Post Traumatic Stress Disorder affects our armed servicepeople who experience trauma during war. It is also the pain of people who have been traumatized by domestic violence, domestic (American) terrorism, and some traumas of “normal life” like house fires, car crashes, or the death of people one loves.
It is estimated that 224 million people have experienced trauma in America that could cause PTSD. Statistically, 20% of traumatized people develop the condition. (That’s almost 45 million people). [source]
What PTSD does to the brain
PTSD causes a change in what the brain pays attention to. People with PTSD are thinking about the traumatic event, subconsciously, and trying to avoid it or anything that could be like it. People with PTSD can be suddenly reminded of the trauma–feel it again as if it is happening right then–during mundane normal life. This vulnerability can make people avoid other people and normal daily activities. A dramatic example is someone who was car-jacked who can’t travel in a car without having panic attacks.
PTSD could also make someone hyper-alert to the smell of roses, 20 years after the death of the person who send them to them. The person with PTSD may not even be aware it is about the roses; they just know that they cry uncontrollably while walking down the street in June. They feel out of control and don’t understand what is happening to them.
Understanding flashbacks and nightmares
PTSD and addiction:
PTSD is diagnosed if the symptoms interfere with daily life and continue for at least a month. Symptoms of PTSD are classified into:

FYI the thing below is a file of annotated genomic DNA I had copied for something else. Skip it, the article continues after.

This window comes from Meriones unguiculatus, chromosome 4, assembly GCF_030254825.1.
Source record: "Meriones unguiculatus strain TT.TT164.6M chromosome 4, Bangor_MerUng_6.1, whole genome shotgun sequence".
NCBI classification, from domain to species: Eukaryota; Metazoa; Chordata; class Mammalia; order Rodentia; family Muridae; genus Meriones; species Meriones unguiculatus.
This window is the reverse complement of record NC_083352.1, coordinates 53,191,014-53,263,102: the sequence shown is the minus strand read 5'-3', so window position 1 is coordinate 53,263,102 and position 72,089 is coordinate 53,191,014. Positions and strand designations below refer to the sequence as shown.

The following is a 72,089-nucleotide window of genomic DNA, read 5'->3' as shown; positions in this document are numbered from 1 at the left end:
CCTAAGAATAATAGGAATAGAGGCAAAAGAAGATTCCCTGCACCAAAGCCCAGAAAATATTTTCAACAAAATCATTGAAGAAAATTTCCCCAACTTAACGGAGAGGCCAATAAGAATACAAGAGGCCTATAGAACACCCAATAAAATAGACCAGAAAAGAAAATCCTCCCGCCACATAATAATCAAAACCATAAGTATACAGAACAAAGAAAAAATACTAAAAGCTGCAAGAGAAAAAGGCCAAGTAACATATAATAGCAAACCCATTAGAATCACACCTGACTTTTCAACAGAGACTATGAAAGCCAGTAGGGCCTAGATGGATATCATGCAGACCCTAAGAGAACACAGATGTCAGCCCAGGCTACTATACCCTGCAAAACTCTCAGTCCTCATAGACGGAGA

- Avoidance:staying away from people, places, or things that are reminders of the event
- Re-experiencing:flashbacks, frightening thoughts, or nightmares
- Arousal and reactivity:difficulties sleeping, being “on edge,” angry outbursts, or being easily startled
- Cognition and mood symptoms:distorted feelings of guilt, negative image of self, memory issues, or loss of interest in activities previously enjoyed [Source]
Imagine feeling this way. You feel suddenly afraid or out of control at random moments, so you avoid people and activities you used to do. You aren’t sleeping well. Your brain is overloaded by the constant, subconscious awareness that you may be suddenly be out of control. You are still afraid of the trauma (be it another car-jacking or that someone else you love will die), even when nothing is happening – in real time – that puts you in danger. Your brain is overloaded, like a computer that is running a complicated program in the background. You are lonely, because you don’t get out much. You might get depressed.
If you don’t get professional help, you might turn to drinking or drugs to numb the pain of it all.
About 50-66 percent of those who suffer from PTSD also battle simultaneous addiction, and the reverse is also true, TIME reports. People who suffer from PTSD are between two and four times more likely to also battle addiction than their peers who do not also struggle with PTSD, the journal Clinical Psychology publishes. [Source]
American culture has a thing about being strong. People with PTSD are not weak. They are stuck in a moment of fight-flight-or-freeze. Professionals know how to help people move away from those moment and back into life, where good things happen as well as bad ones.